U.S. intelligence challenged by technology, cyber

Undersecretary of Defense Michael Vickers said cyber threats are "increasing in frequency, scale, sophistication and severity of impact."

A day after President Barack Obama's State of the Union address, a top Pentagon intelligence official gave what might be described as a State of Intelligence speech describing U.S. advantages in the field as increasingly challenged by asymmetric threats.

Undersecretary of Defense for Intelligence Michael Vickers put insecurity in cyberspace on par with terrorism as the biggest immediate threats to U.S. national security -- and touched on how IT can help cope with those challenges -- in a Jan. 21 appearance at the Atlantic Council in Washington.

Cyber threats are "increasing in frequency, scale, sophistication and severity of impact," Vickers said, naming Iran and North Korea as nation states with emerging capabilities in cyberspace. "The range of threat actors, the methods of attack, the targeted systems and the victims who suffer from these attacks have also been expanding."

The former CIA officer listed a handful of technological challenges facing the intelligence community and the Defense Department: the wide availability of commercial imagery for intelligence gathering; new encryption methods that complicate U.S. spying; and advances in biometrics and supercomputing, the latter of which he said was also an opportunity for the IC.

Vickers' speech came a day after DOD's annual review of more than 40 defense systems found several "exploitable cyber vulnerabilities" on DOD networks -- such as misconfigured software, unnecessary network services and weak passwords. When asked to respond to the report, Vickers pointed to two vast interagency IT projects as possible solutions: the Joint Information Environment and the IC Information Technology Enterprise.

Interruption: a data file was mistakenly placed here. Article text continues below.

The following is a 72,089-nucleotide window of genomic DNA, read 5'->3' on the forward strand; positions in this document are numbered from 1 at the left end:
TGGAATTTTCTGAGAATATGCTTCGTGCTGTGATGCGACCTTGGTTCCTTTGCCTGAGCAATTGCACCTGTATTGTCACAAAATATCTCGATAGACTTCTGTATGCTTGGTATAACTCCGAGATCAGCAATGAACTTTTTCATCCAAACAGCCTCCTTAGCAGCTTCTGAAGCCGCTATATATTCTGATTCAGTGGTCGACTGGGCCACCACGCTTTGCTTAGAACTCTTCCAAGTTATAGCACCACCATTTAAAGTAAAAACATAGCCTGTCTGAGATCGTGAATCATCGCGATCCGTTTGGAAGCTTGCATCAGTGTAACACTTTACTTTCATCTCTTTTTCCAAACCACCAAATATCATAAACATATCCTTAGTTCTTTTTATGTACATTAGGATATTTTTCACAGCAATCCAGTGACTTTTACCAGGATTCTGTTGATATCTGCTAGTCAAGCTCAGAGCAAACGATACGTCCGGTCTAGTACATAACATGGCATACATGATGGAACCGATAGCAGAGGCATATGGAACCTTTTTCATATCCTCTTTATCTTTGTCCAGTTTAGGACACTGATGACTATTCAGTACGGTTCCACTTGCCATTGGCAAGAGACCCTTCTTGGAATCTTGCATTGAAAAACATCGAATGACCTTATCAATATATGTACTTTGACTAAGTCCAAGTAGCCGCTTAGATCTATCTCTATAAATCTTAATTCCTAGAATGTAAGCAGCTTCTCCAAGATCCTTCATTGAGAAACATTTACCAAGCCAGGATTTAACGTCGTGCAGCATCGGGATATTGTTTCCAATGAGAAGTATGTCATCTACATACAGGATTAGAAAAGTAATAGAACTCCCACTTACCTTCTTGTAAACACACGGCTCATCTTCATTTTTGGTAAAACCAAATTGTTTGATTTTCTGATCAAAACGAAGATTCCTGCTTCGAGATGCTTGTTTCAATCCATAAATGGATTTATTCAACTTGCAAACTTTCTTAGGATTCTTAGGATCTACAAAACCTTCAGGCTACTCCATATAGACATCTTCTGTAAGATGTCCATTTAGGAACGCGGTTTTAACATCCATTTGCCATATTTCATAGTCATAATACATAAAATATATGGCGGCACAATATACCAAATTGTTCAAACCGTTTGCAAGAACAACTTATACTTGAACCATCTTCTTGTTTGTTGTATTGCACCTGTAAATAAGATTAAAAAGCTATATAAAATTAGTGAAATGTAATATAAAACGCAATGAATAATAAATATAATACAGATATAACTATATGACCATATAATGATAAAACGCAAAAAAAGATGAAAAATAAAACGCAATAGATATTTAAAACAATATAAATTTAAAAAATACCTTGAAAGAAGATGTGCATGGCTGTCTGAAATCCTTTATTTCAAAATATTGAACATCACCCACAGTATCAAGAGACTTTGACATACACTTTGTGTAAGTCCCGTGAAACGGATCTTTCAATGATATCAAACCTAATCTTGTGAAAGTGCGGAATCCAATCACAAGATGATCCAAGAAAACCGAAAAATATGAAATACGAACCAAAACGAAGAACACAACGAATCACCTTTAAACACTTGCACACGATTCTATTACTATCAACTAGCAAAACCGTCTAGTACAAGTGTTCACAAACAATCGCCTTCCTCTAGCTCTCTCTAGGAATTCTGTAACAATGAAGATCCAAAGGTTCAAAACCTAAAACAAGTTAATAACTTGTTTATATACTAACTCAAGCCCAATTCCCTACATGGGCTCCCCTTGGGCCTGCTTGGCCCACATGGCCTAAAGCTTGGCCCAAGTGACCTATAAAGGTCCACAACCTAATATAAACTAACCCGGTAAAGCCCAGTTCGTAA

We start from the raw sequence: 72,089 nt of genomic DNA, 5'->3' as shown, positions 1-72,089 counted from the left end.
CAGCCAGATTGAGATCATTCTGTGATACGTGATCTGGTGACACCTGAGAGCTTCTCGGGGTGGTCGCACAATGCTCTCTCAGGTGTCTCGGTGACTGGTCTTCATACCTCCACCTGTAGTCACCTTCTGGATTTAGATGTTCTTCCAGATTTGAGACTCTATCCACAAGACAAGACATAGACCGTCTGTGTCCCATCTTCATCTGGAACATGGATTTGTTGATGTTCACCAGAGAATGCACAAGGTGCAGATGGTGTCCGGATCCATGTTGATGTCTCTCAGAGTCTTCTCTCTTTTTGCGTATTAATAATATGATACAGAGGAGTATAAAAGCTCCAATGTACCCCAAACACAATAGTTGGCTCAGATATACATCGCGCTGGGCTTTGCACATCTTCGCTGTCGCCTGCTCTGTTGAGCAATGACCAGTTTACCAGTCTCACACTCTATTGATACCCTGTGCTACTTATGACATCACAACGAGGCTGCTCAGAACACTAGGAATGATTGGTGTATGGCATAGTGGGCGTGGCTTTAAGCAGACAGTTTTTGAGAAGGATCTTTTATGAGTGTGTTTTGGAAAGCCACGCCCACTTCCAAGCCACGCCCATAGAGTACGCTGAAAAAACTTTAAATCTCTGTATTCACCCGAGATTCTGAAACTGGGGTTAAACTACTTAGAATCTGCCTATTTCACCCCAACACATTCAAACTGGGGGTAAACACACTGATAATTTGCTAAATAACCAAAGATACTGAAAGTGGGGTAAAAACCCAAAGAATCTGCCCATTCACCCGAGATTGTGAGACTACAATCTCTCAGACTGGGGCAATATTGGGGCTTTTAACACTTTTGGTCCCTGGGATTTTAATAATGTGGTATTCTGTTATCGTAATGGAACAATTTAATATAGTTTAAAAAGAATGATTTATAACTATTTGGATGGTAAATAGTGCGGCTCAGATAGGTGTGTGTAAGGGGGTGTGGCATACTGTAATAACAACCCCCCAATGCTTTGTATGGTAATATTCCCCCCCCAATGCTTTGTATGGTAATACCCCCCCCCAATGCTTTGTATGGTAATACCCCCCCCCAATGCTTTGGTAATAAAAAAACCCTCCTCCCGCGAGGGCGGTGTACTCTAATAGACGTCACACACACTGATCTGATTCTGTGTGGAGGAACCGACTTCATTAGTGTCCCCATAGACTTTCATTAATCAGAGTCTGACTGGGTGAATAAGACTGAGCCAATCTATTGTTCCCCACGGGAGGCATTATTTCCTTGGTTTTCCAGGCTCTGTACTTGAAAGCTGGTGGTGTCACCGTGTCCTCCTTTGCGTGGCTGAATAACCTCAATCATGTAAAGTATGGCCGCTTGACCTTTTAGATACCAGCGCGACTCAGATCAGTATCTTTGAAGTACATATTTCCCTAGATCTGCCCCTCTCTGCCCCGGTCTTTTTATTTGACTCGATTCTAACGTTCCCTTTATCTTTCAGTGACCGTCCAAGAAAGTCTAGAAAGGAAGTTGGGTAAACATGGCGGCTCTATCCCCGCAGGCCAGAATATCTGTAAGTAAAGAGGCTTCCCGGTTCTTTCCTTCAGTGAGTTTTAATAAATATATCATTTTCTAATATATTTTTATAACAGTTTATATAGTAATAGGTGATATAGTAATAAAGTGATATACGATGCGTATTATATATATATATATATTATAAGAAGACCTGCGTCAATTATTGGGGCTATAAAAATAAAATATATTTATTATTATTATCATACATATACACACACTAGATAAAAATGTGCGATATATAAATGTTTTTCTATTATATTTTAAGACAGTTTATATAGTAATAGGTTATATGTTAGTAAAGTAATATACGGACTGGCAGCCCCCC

Both the IC and DOD are "moving to new information technology systems, much like the private sector is in terms of cloud-based systems," he said. Nonetheless, he added that the government needs to further develop the "intelligence infrastructure" to support U.S. Cyber Command's growing mission.

In a nod to what security analysts often refer to as the post-Snowden era, Vickers outlined plans to bolster background checks and systems for detecting insider threats from defense and intelligence employees. Those initiatives will take several years to implement, and he described them as governmentwide efforts involving the Office of Personnel Management, the Office of the Director of National Intelligence, DOD and other agencies.

About the Author

Sean Lyngaas is an FCW staff writer covering defense, cybersecurity and intelligence issues. Prior to joining FCW, he was a reporter and editor at Smart Grid Today, where he covered everything from cyber vulnerabilities in the U.S. electric grid to the national energy policies of Britain and Mexico. His reporting on a range of global issues has appeared in publications such as The Atlantic, The Economist, The Washington Diplomat and The Washington Post.

Lyngaas is an active member of the National Press Club, where he served as chairman of the Young Members Committee. He earned his M.A. in international affairs from The Fletcher School of Law and Diplomacy at Tufts University, and his B.A. in public policy from Duke University.

Click here for previous articles by Lyngaas, or connect with him on Twitter: @snlyngaas.

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Reader comments

Thu, Jan 22, 2015 Bill Caelli Australia

BUT - BUT - remember "C2 by '92" and even "B2 by '95"? Somehow policy wonks seem to assume that ALL ICT products and systems are the same but we all know that an "SUV" is not a "tank", in defense terms. No commentary so far appears to talk about the actual computer systems used and their security stance, e.g. evaluation under the Common Criteria to a high level (beyond EAL4), a relevant protection profile - PP (no-one can claim that the obsolete discretionary access control- DAC - architecture is even vaguely relevant today). So - just what has to be the "trusted system" status of vital government and defense systems, e.g. remember Gemini Systems GEMSOS and its "A1" verification. After all - 2005 is the 30th anniversary of DoD's "orange Book" - what's happened and what's gone wrong with procurement of appropriate trusted systems?

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